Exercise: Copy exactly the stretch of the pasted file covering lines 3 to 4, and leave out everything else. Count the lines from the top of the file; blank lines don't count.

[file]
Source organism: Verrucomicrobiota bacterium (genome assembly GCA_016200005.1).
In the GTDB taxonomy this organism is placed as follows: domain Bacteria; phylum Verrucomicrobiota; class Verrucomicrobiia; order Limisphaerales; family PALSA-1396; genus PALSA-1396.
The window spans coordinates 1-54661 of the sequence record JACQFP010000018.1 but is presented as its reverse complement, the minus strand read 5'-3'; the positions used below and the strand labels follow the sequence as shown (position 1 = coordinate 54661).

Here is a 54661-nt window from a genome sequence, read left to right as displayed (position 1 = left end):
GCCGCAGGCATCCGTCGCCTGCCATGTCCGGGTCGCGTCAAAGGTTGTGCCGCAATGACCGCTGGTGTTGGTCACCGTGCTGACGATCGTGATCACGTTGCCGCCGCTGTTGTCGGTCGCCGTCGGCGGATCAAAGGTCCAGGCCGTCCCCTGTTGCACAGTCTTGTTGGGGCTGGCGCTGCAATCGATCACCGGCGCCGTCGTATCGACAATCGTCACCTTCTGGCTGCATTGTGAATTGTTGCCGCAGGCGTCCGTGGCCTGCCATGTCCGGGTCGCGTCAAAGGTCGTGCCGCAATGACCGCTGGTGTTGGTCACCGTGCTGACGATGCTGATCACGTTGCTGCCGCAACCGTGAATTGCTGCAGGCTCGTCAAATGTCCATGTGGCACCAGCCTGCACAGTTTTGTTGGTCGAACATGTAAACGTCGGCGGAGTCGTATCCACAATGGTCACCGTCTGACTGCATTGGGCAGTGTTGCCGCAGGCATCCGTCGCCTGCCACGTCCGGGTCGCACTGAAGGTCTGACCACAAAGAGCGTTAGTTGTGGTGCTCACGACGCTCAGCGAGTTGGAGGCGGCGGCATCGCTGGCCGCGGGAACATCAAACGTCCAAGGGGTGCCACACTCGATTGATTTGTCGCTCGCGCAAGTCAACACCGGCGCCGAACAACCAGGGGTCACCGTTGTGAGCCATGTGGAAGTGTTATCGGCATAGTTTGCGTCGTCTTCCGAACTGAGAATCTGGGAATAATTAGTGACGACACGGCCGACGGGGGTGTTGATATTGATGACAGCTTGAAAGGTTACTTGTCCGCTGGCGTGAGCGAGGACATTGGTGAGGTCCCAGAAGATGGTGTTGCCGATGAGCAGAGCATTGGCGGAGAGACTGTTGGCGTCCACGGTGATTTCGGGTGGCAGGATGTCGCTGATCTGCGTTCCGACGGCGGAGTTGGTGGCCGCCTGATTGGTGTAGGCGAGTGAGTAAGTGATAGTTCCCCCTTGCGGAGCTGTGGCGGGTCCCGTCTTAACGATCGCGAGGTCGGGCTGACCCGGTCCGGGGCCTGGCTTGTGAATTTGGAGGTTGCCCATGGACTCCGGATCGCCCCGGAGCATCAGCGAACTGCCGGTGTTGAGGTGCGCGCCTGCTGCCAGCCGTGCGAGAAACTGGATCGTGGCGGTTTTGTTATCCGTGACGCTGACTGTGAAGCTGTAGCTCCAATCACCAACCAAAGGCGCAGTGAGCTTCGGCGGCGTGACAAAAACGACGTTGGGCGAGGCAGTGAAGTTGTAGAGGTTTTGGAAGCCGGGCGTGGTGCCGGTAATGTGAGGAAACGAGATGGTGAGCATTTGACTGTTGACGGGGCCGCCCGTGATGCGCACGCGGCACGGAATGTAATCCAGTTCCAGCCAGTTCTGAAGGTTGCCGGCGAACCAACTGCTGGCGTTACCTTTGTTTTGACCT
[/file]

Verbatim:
The window spans coordinates 1-54661 of the sequence record JACQFP010000018.1 but is presented as its reverse complement, the minus strand read 5'-3'; the positions used below and the strand labels follow the sequence as shown (position 1 = coordinate 54661).

Here is a 54661-nt window from a genome sequence, read left to right as displayed (position 1 = left end):